by Cpl. Beddoe
“The Art of War” is a book about strategy, opportunities, patience, planning, positioning, and winning by all means, specifically in war. There is much material about Sun Tzu’s “Art of War”. I will try to restrict my writing to that which is associated with our text and perhaps compliments our overall learning objectives.
Although accounts differ over the Sun Tzu’s origins, according to a biography written by a 2nd century BC historian he was a general who lived in the state of Wu in 6th century BC. Sun Tzu is most famous for the Art of War, praised as the definitive work on military strategy and tactics prior to the collapse of imperial China. (Discovery Channel)
In 1990, I worked for one of my earliest mentors; his name was Ronald Ching and he was from Hawaii. One day, Ron presented me with “The Art of War” and said that as a Marine, I would enjoy the lessons in the book. He was right. In the past 21 years, I have referenced “The Art of War” on many occasions. I believe the book is also required reading for military officers.
2,500 years ago a Chinese warrior and philosopher named Sun Tzu became a grand master of strategy and captured the essence of his philosophies in a book called, by English speaking nations, Sun Tzu on the Art of War. To this day, military strategists around the world have used Sun Tzu’s philosophies to win wars and have made Sun Tzu on the Art of War a staple of their military education.
Those seeking to understand strategy in business, law, and life have also turned to Sun Tzu on the Art of War for the wisdom therein. For at the heart of Sun Tzu’s philosophies are strategies for effective and efficient conflict resolution useful to all who wish to gain advantages over their opposition. (Cantrell)
Translations of Sun Tzu’s text spread throughout Asia. The ideas became a staple of Japanese military philosophy as firm as China’s own and no doubt influenced battle plans to include the surprise attack on Pearl Harbor in 1941. (I never knew that)
Some military historians suggest that Napoleon applied Sun Tzu’s philosophies in his military planning and even carried a copy of Sun Tzu’s book with him on his campaigns.
The U.S. Marine Corps book of strategy, “Warfighting”, builds upon ideas about maneuver warfare taken directly from Sun Tzu on the Art of War. (Cantrell)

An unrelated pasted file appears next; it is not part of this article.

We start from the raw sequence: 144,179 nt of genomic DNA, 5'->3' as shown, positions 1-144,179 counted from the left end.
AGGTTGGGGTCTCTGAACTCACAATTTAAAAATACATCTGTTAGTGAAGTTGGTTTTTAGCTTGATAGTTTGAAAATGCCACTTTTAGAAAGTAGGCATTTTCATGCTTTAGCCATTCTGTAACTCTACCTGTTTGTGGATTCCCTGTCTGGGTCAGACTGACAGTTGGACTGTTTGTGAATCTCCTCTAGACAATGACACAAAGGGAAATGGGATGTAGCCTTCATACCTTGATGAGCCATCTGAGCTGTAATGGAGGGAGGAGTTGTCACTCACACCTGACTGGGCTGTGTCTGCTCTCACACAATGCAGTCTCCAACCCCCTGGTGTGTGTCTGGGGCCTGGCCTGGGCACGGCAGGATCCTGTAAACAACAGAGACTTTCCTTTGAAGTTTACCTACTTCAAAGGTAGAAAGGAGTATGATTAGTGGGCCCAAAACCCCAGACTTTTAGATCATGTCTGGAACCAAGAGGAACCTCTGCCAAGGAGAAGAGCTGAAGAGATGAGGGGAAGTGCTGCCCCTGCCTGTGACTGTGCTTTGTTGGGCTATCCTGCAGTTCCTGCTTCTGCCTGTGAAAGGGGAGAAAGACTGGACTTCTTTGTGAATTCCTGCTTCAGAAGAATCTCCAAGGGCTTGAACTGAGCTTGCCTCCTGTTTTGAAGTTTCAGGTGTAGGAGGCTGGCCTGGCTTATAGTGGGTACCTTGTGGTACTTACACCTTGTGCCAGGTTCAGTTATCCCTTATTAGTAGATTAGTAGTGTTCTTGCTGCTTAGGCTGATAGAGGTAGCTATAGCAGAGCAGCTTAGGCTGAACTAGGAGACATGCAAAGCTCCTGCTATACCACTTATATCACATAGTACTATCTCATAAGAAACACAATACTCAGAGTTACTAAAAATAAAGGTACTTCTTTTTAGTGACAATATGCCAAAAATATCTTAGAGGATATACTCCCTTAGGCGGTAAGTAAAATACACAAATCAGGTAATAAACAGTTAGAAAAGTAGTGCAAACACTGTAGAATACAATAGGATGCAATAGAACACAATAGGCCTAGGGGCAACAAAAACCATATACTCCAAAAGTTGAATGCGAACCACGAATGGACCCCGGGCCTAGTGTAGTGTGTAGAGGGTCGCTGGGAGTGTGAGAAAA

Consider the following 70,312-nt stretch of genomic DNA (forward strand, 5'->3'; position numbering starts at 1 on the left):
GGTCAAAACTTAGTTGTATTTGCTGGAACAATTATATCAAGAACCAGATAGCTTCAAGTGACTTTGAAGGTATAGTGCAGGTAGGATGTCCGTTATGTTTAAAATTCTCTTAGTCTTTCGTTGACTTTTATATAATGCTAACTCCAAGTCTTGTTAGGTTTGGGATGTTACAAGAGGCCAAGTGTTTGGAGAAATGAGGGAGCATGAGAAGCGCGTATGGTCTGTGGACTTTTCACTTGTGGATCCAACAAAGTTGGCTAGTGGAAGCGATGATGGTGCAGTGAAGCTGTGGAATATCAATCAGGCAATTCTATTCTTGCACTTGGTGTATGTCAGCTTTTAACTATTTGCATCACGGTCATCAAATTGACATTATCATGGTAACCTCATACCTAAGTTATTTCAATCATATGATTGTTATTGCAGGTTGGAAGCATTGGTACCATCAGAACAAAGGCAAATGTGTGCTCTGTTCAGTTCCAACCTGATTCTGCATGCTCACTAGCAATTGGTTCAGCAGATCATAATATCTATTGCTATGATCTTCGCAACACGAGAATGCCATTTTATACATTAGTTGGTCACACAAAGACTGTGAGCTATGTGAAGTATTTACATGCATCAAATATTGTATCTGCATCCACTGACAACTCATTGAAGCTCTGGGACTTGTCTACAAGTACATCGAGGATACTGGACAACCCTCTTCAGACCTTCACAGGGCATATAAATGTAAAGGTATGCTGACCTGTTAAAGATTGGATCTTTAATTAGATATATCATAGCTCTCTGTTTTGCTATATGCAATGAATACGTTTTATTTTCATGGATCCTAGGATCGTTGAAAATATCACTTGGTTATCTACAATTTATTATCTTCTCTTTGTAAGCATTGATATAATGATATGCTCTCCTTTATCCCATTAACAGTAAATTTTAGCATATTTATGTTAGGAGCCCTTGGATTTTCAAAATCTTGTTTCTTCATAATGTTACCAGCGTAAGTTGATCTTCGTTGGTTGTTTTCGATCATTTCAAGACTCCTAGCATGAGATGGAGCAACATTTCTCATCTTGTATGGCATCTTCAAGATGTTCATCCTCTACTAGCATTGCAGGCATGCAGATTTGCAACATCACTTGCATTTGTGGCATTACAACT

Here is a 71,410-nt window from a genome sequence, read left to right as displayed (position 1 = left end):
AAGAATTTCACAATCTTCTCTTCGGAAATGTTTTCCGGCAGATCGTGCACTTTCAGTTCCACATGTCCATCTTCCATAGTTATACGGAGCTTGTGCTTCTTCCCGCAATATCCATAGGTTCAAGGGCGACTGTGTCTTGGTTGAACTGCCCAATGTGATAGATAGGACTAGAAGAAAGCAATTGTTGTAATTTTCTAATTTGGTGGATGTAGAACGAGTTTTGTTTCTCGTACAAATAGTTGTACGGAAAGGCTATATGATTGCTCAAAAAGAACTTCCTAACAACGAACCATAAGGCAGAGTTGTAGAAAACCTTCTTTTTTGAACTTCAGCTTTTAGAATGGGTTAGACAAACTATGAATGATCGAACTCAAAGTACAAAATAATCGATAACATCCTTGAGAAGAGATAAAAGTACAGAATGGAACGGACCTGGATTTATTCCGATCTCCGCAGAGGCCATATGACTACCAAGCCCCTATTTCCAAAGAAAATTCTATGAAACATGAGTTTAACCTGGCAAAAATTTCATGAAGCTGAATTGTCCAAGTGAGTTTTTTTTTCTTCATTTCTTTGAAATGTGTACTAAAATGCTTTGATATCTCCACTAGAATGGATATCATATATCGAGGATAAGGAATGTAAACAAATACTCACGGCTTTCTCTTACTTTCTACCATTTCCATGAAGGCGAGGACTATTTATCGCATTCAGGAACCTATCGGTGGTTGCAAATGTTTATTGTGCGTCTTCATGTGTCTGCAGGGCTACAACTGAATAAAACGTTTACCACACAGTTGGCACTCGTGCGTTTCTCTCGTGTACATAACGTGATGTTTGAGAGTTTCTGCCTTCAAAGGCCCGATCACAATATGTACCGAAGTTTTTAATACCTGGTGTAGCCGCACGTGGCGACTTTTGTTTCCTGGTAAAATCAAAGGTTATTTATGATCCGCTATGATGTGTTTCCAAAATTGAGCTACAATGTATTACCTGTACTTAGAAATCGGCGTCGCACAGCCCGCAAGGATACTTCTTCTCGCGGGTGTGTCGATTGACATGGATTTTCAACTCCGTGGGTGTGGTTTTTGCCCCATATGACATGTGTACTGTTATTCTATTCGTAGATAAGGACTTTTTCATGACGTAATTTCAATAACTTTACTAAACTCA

Sun Tzu (544-496 BC) wrote the original text of The Art of War shortly before 510 BC. During most of the past two thousand years, the common people in China were forbidden to read Sun Tzu’s text. However, the text was preserved by China’s nobility for over 2,500 years. Unfortunately, it was preserved in a variety of forms. A “complete” Chinese language version of the text wasn’t available until the 1970s. Before that, there were a number of conflicting, fragmentary versions in different parts of China, passed down through 125 generations of duplication. (“Sun tzu’s the,” )
The legend goes that Sun Tzu was born into minor nobility in what is now Shandong, a part of China north of Shanghai that became famous for Confucius and the really tasty Shandong Chicken. Born “Sun Wu”, he was given a good education and like Machiavelli, he wrote a military treatise in order to get noticed and hired by royalty. Unlike Machiavelli, it worked.
Sun Wu expanded his 13 chapter Art of War into 82 chapters and trained the army. Eventually he broke the peace by invading the southern state of Yue. Other conflicts ensured but although his troops were once outnumbered 30,000 to 200,000 he was always victorious. Many successes followed and continued after his death. Some considered his death to be another of his deceptions.
Finally though, the kingdom was defeated several years after his reported death. Just over 100 years later his descendant, Sun Bing, lead troops to victory again and wrote his own treatise. Sun Wu’s name was changed to Sun Tzu on the Art of War as a sign of his status a master of philosophy. (“About sun tzu,” )
I think the main message from the book is to be prepared, know yourself, and know your opponent(s) before committing to a battle or a contest. For me, there is value in Sun Tzu’s calmness. He portrays himself, through his writing, of a general who is very confident and studious. While I’m not certain how the stories and translations over the years have really maintained his original thoughts on war, The Art of War is a great resource for military strategists because it really makes you think. Makes you think about big picture scenarios. For example, Sun Tzu says never to get your enemy into a corner because they will fight their way out in desperation. Always make then think they have a way out. His book is full of references which have been quoted by many others in military documents.
Today his work has found new applications in areas totally unrelated to its original military purpose and used as a guide in business, sport, diplomacy, and even in dating!
“So it is said that if you know others and know yourself, you will not be imperiled in a hundred battles; if you do not know others but know yourself, you win one and lose one; if you do not know others and do not know yourself, you will be imperiled in every single battle.” ~Sun Tzu
Whenever I hear the name Sun Tzu, or mention of The Art of War, I think of my good friend and mentor Ron Ching, who in 1990 introduced me to Sun Tzu, the great general who lived in the state of Wu on the 6th century BC.
Cantrell, Robert. Understanding Sun Tzu.
Retrieved from http://www.artofwarsuntzu.com/1stChapter.pdf
Sun tzu’s the art of war.
Retrieved from http://knol.google.com/k/sun-tzu-s-the-art-of-war#
About sun tzu.
Retrieved from http://www.thetao.info/artofwar.thetao.info/china/suntzu.htm
Discovery Channel, Sun tzu.
Retrieved from http://www.yourdiscovery.com/ancient_china/famous/sun_tzu/index.shtml